License Verification Tool | Care of the Extremely Low Birth Weight Neonate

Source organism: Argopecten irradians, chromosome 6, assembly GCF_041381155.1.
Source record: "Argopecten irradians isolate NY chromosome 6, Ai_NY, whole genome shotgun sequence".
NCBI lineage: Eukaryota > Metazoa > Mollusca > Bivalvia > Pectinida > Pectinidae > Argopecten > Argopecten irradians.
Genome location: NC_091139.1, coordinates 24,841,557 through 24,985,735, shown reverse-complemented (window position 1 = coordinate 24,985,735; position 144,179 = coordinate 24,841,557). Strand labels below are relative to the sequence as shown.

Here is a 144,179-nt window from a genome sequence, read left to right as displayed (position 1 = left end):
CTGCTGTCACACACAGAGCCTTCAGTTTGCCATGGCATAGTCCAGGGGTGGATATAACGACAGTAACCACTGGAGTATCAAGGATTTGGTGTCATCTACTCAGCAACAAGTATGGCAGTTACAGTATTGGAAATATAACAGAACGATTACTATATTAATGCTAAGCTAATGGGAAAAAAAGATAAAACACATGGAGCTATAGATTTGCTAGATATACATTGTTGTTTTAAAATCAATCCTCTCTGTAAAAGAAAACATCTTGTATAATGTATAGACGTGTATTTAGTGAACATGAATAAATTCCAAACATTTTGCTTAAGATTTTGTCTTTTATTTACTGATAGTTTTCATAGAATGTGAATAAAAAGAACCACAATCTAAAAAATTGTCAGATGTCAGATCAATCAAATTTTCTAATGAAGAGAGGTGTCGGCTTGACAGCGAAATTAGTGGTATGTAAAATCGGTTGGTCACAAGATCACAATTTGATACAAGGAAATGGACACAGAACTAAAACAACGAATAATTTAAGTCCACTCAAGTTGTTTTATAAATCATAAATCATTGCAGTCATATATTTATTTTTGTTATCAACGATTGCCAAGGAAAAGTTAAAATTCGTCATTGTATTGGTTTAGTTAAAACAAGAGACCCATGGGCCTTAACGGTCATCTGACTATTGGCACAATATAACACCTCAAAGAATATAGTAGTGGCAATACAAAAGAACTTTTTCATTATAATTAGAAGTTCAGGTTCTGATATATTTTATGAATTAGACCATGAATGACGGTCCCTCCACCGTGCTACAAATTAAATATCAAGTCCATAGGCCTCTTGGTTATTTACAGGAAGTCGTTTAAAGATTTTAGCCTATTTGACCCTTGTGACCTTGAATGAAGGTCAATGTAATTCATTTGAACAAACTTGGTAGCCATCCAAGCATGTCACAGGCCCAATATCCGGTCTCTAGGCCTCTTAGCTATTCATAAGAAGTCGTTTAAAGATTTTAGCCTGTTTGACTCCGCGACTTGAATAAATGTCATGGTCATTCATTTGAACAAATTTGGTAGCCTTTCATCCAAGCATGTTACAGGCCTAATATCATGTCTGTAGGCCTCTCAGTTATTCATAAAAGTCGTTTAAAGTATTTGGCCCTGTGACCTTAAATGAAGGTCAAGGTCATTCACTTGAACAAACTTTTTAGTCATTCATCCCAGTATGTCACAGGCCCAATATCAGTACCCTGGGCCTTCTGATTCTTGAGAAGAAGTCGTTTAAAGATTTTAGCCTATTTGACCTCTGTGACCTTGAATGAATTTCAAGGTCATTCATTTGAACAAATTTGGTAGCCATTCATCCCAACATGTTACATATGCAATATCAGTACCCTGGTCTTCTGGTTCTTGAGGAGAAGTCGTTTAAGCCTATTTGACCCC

For the parents of an infant born with an extremely low birth weight (ELBW)? defined as <2,500 grams? the journey often begins with a shock. The recognition that they must provide care for this uniquely vulnerable newborn is only part of the challenge. Appropriate care of the ELBW infant requires a multidisciplinary team, the proper evaluation and support services, and a cradle-to-grave focus on family-centered care. Herein, we discuss the importance of ELBW neonatal care, described from the perspective of health care professionals.From the moment of birth, specialized care of the ELBW is a multidimensional process that may include both medical and developmental resources. The clinical features of infants with ELBW are complex, and an accurate assessment is critical to ensure a successful outcome. Furthermore, preterm infants need specialized follow-up care to diagnose and treat any long-term complications arising from their birth weight.ELBW neonatal care begins the moment a baby is born. Our medical team assesses the infant and stabilizes any medical condition present. Depending on the illness, we may recommend specific treatments, such as oxygen support, nutrition therapy, antibiotics, and phototherapy. We also provide psychological support by offering counseling and other interventions for the family. At the same time, we develop an individualized plan of care for the newborn and family. Our neonatologists and nurses provide family-centered care, and evaluate the infant?s medical, psychosocial, and developmental needs. For example, as part of neonatal follow-up care, we may provide developmental assessments for the child to identify any delays and establish shared, long-term goals. When infants are born with an ELBW, the family faces a challenging time. This is why our health care teams frequently collaborate with social service agencies, such as early intervention departments and local education agencies, to coordinate special services, home visits, and hospital visits. A family may also be referred to genetic counseling and perinatal mental health specialists for evaluation and consultations. Person-centered approaches, such as family-centered care and tailored health care plans, can help to ensure the best outcomes for both the baby and the family. Our health care teams provide comprehensive medical care, but also take into account the social and emotional needs of the family. For this, we rely on our interprofessional teams, who can help identify any unmet needs and shape family-centered care plans. ELBW birth is stressful for the family, and long-term follow-up care can help to ensure the best outcome. Our health care team can provide the essential medical services necessary, while considering the psychosocial needs of the family. It is essential that health care teams consider the family?s needs, as well as their cultural and environmental backgrounds, when developing individualized plans of care. No two families are the same, and with the patient at the center of our care, our health care teams strive to provide appropriate and personalized care to the infant and family. We strive to provide comprehensive support to help families through the difficult journey of ELBW care.